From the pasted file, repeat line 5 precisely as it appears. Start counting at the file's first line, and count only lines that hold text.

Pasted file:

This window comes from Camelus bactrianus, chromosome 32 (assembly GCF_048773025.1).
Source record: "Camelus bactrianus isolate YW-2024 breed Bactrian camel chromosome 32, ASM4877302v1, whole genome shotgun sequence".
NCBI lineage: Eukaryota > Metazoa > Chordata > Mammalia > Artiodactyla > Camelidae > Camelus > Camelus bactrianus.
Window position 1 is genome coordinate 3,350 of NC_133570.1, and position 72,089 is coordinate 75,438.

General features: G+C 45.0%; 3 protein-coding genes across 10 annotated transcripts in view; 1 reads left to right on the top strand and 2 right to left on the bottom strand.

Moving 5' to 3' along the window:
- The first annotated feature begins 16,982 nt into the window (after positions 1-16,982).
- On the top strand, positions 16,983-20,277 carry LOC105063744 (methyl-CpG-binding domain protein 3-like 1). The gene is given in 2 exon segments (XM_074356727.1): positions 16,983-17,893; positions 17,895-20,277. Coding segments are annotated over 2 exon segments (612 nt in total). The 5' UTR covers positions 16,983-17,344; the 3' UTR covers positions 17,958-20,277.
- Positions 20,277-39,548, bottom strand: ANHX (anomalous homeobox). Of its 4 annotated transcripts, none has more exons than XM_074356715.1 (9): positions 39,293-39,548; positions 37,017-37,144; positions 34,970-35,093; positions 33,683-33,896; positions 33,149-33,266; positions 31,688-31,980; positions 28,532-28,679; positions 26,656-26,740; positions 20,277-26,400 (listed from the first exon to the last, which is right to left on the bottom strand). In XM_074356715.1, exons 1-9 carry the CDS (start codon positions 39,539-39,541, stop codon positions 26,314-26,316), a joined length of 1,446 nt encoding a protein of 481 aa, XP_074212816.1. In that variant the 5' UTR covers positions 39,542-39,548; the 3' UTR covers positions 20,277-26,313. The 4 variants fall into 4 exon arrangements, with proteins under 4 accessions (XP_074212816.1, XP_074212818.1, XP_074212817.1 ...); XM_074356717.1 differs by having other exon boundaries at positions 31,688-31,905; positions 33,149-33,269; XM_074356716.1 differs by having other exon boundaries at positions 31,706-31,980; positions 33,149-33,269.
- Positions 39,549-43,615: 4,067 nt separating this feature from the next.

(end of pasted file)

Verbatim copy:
General features: G+C 45.0%; 3 protein-coding genes across 10 annotated transcripts in view; 1 reads left to right on the top strand and 2 right to left on the bottom strand.